Anyway, recently on School Library Journal a librarian took this all further, suggesting explicitly that if only writers made some of the girls in fiction--especially the girls who spend their time actually thinking about things other than being female--into boys, then she could get boys the books they need. There are many problems with this notion: that it reinforces the idea that if all other things are equal and nothing explicitly "girly" is going on, being male should be the default; that it falsely turns "boy" and "girl" books into a zero sum game, where we can only give boys what they need by taking something away from the girls.

In response, Brockenbrough said many of the things I've been thinking as I've watched this whole discussion go on the past few years:
... the problem isn't the books, it's the way we're raising our boys. If they aren't willing to read about girls, and if we're indulging that sort of nonsense, then we are raising boys who will have a hard time functioning in a world where girls play serious roles. In other words, the real world.
And, more pointedly:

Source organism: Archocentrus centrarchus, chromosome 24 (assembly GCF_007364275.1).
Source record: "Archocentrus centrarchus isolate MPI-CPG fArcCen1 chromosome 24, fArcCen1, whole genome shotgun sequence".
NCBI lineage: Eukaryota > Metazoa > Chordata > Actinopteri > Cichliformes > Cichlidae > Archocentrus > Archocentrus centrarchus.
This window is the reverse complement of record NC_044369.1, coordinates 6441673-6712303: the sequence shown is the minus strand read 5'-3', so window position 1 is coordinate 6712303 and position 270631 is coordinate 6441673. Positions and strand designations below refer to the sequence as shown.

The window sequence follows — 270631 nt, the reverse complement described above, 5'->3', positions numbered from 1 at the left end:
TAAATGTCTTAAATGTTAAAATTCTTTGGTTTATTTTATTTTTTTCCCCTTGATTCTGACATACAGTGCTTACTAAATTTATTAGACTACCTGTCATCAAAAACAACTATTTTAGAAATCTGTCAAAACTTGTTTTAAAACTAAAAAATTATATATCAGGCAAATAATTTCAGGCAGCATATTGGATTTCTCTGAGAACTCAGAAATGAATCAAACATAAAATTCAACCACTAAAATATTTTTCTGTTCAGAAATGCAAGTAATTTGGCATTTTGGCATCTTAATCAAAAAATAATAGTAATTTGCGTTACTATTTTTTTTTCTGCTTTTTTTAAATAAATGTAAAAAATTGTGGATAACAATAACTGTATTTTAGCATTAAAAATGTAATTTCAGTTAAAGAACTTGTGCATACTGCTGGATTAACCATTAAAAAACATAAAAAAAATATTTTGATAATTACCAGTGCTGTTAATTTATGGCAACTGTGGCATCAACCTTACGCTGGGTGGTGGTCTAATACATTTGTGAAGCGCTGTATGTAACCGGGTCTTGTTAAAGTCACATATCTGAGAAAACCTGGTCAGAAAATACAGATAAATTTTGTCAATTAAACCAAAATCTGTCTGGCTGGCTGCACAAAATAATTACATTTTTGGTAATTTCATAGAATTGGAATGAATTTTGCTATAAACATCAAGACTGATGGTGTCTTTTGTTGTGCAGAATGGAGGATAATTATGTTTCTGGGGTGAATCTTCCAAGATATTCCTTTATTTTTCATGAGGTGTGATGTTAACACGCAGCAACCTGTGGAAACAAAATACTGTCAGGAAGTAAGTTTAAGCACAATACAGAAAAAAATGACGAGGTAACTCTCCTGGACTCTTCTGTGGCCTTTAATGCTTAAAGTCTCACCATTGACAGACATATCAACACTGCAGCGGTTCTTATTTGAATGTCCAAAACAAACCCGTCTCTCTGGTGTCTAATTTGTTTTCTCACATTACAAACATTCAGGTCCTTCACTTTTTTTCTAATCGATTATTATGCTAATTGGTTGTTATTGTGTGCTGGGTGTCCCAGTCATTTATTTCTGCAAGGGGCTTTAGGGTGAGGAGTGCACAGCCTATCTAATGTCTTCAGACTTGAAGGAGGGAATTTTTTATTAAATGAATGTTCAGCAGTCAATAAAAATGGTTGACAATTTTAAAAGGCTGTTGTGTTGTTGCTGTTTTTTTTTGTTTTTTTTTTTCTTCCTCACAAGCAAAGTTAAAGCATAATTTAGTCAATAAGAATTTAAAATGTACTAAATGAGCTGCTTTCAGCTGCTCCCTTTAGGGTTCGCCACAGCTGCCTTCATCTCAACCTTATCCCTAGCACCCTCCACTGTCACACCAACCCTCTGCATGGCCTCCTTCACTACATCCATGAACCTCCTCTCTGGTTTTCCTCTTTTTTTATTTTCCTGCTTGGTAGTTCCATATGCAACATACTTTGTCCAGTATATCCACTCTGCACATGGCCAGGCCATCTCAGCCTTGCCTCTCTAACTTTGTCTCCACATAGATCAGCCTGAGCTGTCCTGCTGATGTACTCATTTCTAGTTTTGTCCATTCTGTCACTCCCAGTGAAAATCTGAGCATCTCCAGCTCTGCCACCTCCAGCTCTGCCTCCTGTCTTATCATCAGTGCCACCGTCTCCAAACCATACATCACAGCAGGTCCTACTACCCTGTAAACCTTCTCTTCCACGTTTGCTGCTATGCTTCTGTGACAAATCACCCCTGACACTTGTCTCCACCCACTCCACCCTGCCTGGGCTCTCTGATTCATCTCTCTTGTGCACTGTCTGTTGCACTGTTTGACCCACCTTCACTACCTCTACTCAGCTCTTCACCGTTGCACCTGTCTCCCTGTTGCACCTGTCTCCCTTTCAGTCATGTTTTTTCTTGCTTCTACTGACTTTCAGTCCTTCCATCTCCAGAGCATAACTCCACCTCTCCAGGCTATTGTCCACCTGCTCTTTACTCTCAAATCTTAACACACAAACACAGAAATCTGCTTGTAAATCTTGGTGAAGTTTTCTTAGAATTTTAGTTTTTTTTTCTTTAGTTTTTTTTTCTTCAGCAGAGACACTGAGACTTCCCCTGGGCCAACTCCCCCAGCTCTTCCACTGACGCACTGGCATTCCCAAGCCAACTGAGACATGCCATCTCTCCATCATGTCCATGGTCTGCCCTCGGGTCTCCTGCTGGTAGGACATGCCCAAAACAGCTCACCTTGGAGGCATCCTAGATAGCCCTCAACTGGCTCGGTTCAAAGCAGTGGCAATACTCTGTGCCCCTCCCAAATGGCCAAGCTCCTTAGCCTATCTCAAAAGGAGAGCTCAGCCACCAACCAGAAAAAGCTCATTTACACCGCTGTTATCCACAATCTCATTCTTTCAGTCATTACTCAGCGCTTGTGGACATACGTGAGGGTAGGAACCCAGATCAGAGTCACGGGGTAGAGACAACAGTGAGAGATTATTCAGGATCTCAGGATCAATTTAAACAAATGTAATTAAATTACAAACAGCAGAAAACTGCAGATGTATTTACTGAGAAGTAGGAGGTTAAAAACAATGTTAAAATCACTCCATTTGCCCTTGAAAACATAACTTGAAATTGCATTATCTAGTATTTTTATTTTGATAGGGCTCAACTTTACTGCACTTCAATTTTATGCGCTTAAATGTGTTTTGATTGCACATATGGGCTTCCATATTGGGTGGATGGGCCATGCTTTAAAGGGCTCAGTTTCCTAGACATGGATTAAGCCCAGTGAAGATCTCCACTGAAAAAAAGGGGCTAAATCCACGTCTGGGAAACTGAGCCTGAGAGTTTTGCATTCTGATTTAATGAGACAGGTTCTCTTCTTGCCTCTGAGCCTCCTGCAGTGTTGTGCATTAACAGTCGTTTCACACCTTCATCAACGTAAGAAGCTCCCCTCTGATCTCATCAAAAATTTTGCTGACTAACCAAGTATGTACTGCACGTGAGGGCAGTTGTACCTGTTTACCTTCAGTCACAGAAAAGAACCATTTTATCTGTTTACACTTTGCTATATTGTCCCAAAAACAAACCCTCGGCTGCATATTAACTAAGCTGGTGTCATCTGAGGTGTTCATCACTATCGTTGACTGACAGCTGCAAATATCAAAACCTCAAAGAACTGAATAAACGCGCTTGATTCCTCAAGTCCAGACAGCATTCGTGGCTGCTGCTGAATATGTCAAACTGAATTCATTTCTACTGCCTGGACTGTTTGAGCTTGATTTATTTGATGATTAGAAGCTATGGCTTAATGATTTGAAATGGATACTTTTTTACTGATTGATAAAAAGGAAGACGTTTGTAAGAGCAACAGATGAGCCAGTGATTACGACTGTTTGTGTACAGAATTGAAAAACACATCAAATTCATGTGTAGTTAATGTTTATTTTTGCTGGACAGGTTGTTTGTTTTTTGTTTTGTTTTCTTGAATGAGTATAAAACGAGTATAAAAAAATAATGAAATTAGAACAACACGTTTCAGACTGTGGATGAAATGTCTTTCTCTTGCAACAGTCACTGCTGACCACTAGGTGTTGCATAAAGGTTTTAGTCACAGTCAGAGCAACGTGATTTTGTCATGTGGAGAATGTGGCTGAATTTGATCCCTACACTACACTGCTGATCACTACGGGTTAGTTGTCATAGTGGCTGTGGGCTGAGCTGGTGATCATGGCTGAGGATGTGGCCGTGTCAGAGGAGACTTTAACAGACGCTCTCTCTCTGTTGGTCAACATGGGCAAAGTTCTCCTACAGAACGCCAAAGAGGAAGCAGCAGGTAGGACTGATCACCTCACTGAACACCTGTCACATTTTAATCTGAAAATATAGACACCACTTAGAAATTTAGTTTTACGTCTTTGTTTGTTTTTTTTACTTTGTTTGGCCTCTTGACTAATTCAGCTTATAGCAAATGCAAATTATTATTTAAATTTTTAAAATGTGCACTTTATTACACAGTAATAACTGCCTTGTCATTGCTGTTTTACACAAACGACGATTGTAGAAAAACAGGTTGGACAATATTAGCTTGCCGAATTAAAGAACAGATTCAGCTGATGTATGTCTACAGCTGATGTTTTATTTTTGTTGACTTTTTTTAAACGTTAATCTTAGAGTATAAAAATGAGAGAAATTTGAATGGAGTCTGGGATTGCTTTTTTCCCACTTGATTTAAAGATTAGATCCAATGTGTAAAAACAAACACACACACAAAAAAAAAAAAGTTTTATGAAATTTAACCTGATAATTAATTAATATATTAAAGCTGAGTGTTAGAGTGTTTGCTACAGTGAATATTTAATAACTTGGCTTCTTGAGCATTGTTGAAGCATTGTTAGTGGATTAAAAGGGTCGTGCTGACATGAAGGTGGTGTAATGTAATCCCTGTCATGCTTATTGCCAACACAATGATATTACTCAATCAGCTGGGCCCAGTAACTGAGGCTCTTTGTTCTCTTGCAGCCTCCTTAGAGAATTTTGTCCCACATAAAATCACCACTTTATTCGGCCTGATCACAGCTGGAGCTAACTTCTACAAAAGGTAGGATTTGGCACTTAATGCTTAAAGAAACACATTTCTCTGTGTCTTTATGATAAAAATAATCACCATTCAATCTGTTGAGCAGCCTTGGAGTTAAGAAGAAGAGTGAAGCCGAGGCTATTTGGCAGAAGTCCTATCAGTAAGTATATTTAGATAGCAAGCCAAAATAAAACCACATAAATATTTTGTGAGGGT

To understand how problematic the idea is, swap in "white characters" for "male characters" ... My guess is that most people would be embarrassed to admit they wouldn't buy a book because the main character wasn't white. Why we're more comfortable denigrating books with female characters is a mystery. Whenever we cross a book off the list because it isn't about people like us, though, we should be ashamed. And we shouldn't let our kids get away with this.
And finally:
If boys aren't reading, perhaps it's because we're not helping them understand what a great story is, and we're not insisting they respect girls as their equals. It doesn't mean they have to start reading pink romance. But come on! Books like "The Hunger Games" and "Graceling" are none the weaker for their girl protagonists. Ultimately, it's nothing to be proud of to let boys get away with the cooties game. And it's only going to hurt them when (or if) they grow up.
 
 
( 62 comments — Leave a comment )
akamarykate: herbsakamarykate on July 19th, 2009 05:09 pm (UTC)
And it's only going to hurt them when (or if) they grow up.